I’m still trying to answer the question of why I care about the chorus, which was asked of me by a 13 WAYS/TDIA audience member in Los Angeles. To this end, I’ve been trying to answer a larger question, of why I care about the many aesthetic sub-groups of things that I like. What connects our interests? What is the spider’s saliva on the web of belief, of practice, of obsession?
Yesterday. I meet with an actress. I ask her to graph herself, not in so many words, or maybe in many more. She does. She does so in relation to style, and picks these axes: mime, puppetry, physical theatre, children’s theatre, spectacle, awe-ful moments that make you lose your breath. What connects them, for her, is a sense of openness. Accessibility. She is interested in the branches of our profession that welcome rather than exclude.
The exercise makes me think about my own list: rhyme, the chorus, and so on. But I think what connects all of them for me is the sense of pattern. Connection through repetition. There was a moment when we were working on the verse structure for a chorus in 13Ways/TDIA and worked a mathematical pattern, one based on an additive triangle, into the poetry of it. I have rarely been happier.
One of the poem-things I picked up last evening at the Printer’s Ball was called “Verses Without Choruses” (collected within SAY IT WITH SILENCE, by Zebulun, published by Seven Ten Bishop) – which is all poetry since the Greeks, I suppose – but an interesting exercise, isolated sad verses, four lines on a page. So very individual. The verse, like the cheese in the nursery rhyme, stands alone. The chorus stands together.
Here is one of Zebulun‘s isolate verses::
How come everyone knows how
feel about each other except for
I love his work, but the solitary sadness in its form is exactly why I want to write choruses without verses. For the sake of the pattern.
It represents a pattern which our lives do not have, but which we seek. Hope for that pattern is what makes it beautiful, and also what makes it dangerous. My parents were watching the Olympic opening ceremonies, and they thought of choruses, but they also thought of the Nazi rallies. This is not the first time this comparison has been made to me. Chorus-mob.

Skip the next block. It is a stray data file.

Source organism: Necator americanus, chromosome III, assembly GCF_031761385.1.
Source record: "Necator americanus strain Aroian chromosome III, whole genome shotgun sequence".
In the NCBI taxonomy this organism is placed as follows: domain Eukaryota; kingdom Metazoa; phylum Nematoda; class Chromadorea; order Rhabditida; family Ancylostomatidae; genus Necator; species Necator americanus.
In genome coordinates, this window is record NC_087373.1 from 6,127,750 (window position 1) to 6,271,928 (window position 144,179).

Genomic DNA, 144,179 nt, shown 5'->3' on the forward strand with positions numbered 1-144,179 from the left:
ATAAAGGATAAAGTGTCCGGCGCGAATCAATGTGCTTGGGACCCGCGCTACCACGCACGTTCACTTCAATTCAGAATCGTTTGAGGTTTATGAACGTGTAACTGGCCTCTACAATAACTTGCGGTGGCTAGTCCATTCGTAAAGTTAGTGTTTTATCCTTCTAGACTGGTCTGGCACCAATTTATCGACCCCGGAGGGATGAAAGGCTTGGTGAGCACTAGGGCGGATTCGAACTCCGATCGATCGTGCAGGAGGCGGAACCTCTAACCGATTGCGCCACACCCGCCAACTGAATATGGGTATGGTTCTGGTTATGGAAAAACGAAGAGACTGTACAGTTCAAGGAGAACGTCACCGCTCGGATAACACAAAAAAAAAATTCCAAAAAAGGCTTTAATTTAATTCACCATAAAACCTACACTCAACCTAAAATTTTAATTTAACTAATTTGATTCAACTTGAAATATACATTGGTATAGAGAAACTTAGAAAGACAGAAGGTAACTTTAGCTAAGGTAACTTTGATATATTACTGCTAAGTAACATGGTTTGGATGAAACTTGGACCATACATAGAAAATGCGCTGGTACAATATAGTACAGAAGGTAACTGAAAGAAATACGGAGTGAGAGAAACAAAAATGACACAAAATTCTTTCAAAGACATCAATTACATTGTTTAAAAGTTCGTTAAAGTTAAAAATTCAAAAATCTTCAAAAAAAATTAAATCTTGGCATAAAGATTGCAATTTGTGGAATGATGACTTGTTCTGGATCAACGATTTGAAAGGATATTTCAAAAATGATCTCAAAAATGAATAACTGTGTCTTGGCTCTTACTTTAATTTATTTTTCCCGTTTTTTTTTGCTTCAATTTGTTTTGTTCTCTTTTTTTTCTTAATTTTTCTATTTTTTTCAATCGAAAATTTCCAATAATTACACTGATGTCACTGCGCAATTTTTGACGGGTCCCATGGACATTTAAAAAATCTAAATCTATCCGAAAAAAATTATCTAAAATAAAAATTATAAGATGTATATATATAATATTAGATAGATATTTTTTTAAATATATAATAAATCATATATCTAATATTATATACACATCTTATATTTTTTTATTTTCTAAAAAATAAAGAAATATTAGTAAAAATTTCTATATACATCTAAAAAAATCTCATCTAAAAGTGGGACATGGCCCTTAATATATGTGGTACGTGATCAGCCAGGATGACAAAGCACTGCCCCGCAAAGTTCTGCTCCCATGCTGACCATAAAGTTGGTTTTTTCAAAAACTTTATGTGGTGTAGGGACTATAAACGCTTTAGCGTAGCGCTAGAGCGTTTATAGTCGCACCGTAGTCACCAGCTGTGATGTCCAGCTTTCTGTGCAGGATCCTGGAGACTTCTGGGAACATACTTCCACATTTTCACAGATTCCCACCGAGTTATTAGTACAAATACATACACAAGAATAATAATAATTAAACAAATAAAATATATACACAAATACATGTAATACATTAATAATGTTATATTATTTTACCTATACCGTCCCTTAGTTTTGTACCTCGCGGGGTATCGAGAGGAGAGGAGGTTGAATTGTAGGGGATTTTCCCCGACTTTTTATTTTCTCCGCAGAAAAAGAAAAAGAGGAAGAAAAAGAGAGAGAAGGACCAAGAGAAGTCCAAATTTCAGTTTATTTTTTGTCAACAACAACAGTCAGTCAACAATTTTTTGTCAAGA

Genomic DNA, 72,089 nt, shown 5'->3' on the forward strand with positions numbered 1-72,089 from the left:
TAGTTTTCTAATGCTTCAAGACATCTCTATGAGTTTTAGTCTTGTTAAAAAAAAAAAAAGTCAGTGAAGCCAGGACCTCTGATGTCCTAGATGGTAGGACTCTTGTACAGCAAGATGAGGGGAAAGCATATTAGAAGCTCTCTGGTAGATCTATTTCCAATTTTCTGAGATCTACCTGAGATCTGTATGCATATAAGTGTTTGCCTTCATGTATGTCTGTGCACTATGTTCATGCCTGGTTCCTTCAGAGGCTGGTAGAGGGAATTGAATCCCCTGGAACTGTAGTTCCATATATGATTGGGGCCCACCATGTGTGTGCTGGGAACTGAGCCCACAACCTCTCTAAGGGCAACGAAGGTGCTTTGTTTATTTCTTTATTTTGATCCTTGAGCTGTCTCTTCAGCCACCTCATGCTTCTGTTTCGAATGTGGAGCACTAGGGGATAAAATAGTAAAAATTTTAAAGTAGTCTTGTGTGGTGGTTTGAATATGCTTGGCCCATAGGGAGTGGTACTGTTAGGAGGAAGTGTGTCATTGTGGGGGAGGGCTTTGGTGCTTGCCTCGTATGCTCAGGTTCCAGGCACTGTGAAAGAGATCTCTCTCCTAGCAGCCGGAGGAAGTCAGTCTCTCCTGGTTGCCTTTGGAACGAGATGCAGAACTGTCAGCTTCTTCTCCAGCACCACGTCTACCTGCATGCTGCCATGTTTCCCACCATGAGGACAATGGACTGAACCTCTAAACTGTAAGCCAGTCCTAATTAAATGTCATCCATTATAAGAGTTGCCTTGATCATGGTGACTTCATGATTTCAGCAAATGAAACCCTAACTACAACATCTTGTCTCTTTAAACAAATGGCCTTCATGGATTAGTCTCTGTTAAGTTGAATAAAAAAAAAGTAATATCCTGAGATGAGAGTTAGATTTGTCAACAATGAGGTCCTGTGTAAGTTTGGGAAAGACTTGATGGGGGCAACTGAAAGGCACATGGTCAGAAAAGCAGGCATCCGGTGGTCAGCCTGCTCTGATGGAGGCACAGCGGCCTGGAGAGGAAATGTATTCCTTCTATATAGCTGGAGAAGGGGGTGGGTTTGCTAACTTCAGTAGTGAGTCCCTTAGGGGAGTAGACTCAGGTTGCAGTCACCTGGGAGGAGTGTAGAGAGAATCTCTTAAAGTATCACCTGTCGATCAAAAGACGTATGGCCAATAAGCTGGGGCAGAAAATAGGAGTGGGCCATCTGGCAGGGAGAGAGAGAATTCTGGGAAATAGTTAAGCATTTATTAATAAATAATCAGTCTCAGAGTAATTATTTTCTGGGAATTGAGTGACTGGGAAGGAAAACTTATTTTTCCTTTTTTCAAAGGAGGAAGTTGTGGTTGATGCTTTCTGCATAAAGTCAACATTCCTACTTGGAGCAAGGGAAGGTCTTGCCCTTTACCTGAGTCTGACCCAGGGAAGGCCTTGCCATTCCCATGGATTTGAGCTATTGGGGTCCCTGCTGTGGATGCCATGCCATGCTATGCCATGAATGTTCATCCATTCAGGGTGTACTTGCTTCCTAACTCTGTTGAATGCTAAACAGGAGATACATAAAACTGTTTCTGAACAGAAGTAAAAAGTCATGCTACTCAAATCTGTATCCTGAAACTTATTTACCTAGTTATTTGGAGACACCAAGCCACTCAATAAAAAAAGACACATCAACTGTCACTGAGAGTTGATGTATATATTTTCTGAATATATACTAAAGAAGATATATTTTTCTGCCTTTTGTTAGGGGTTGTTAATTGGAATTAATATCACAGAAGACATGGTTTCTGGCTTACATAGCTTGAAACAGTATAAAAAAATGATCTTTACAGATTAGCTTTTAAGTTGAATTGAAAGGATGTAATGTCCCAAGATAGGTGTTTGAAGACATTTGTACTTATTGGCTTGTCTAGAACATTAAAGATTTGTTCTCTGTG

Before I worked on 13/TDIA I think I would have been more sickened by that thought, and considered that perhaps, aesthetically, I yearn for totalitarianism on some level. But in the hands of the Greek playwrights the Chorus is the voice of something more than that. It is a voice of reason, of dissent, of logic – also of emotion and passion. It is not merely the tool of the political leaders. It is, of course, as fragmented, momentary, and complex as people are. It’s a group.
It is, I suppose, also my father’s field of study. “Sociology – the study of how people act in groups” – I’ve been rattling that off to friends since I could rattle.
People are all part of temporary, transient groups, formed from connection or for convenience. The chorus of Democrats or Republicans, for example. The chorus of the citizens of Athens. The chorus of women. The chorus of bloggers, if you like. And yet, we are all alone. We are born alone, we live (mostly) alone, and none of us dies with anyone else, either. We spend a lot of time trying to deny that fact, because the less alone we can be, the happier we are.
The chorus, like friendship, marriage, family, and other such forms of art, lets us believe that we are not alone. I think that loneliness is more terrible to me than death. I am less concerned with art making us immortal than I am with art bringing us together. The chorus is the formal representation of the idea that, simply, we are not alone.
Closer? My new thesis of the moment: the chorus is important to me because it means that we are not alone, and that there is a pattern to our lives. Neither of these things is true, but both are beautiful – and the more we believe and practice them, the more true they become. I think that I am also reacting against a pendulum swing in artistic taste towards things like three-character plays, one-person shows, and the theatrical celebration of the individual as opposed to the group.
Entropy is a fact. Chaos is a fact. Order is a lost cause. But we still find meaning and beauty when we learn that the structure of some biological or chemical thing has symmetry to it, or follows a mathematical sequence. It is the same meaning and beauty that we find in the chorus.
Oedipus’s sadness is from being alone. So is Medea’s. “Alone and without a city.” There is nothing more terrible. More, if you will, anti-social. Anti-society.